We’re in the process of wrapping up work on the third edition of the Berkshire Encyclopedia of World Sport, which has been a lot of fun to work on. I now feel armed and ready for the next time I play Trivial Pursuit — my nemesis was always the Sports part of the dreaded Sports and Leisure category. (I could handle the Leisure part, because there were always questions about darts and pool that I stood a chance at knowing.)

We’ve discovered some interesting facts along the way. Here are just a few! (Thanks to Amanda for her help compiling these.)

  • Softball first came about by sewing together a boxing glove; it later became popular as a way for firemen to keep busy between fires.
  • In a precursor of water polo called water derby, competitors bobbed around on barrels while hitting a ball with a mallet.
  • Mark Twain tried surfing in Hawaii in 1860s, as mentioned in his book Roughing It.
  • Jack London (author of Call of the Wild) wrote about his attempts at surfing in an article in the October 1907 issue of Woman’s Home Companion.
  • Lieutenant (later General) George S. Patton participated in the modern pentathlon at the Stockholm Olympics in 1912; he might have won had he not done so poorly in the shooting event, where he insisted on using his service revolver while the rest of the pentathletes used target pistols.
  • The theologian Martin Luther bowled, which reminded him of the Christian’s duty to knock down the devil; John Calvin also enjoyed bowling, although he saw most other sports as a hindrance to holy living.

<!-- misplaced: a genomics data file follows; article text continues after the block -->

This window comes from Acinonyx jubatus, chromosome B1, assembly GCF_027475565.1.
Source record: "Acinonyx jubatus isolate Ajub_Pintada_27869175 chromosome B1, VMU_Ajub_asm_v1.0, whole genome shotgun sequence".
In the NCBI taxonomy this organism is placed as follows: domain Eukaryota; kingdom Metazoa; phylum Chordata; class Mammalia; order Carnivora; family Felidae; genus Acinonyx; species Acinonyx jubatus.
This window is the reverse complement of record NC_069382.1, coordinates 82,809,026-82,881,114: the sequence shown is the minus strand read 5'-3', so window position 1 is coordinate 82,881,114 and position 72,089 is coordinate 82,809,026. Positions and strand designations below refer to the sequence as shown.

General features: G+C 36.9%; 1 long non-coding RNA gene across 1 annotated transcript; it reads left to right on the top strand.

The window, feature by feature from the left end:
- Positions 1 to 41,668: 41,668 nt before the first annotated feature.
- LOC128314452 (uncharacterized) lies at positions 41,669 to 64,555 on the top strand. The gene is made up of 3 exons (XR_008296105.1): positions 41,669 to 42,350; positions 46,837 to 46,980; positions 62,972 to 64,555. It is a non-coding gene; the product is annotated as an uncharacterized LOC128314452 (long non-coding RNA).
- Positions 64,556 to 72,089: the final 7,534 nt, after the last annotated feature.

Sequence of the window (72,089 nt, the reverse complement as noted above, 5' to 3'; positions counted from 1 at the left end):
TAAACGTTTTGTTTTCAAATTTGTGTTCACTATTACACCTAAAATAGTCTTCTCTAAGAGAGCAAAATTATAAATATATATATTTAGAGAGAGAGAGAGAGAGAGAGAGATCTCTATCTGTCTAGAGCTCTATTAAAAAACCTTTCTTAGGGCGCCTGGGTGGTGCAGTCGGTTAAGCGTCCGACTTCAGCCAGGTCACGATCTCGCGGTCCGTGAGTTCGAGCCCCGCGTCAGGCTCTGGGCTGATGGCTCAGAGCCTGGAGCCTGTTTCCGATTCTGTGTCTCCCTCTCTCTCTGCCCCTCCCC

• It is often claimed that stoolball’s name derived from the fact that the first bats were three-legged milking stools, from which modern bats were developed.
  • The entire first day of the original modern Olympics was devoted to religious rituals—a kind of prolonged opening ceremony when religion mattered more than patriotism or commercial glitz.
  • In the 1930s, the sports publicist Leo A. Seltzer organized “Transcontinental Roller Derbies,” which were (indoor) month-long marathon races up to 3,000 miles (4,800 kilometers) long, skated in teams of two on a banked track.
  • Prior to 1937, the national flags of Lichtenstein and Haiti were identical by coincidence; a fact neither country discovered until they competed in the 1936 Summer Olympics in Berlin, Germany.
  • Liechtenstein’s national anthem is the same melody as England’s. When these two nations compete, the tune is played twice. Before a football preliminary qualification match for the European Championship 2004 held on 29 March 2003, “God Save the Queen” was sung first. When the tune was played again for Liechtenstein, England’s fans began to boo, until they realized what tune it was, then sang “God Save the Queen” again, even though it was Liechtenstein’s turn. (The same tune is used in the US, where it is called “My Country, ‘Tis of Thee.”)
  • The American football huddle was invented at Gallaudet University, a school for the deaf, in 1894. The huddle was created to prevent opposing teams from seeing play decisions being “talked” out with sign language. Nowadays the huddle serves a similar purpose; as cameras get better at providing up-close coverage, huddles hide players’ mouths so their lips can’t potentially be read.

More to come as we go over final articles in the coming days!

-Bill Siever





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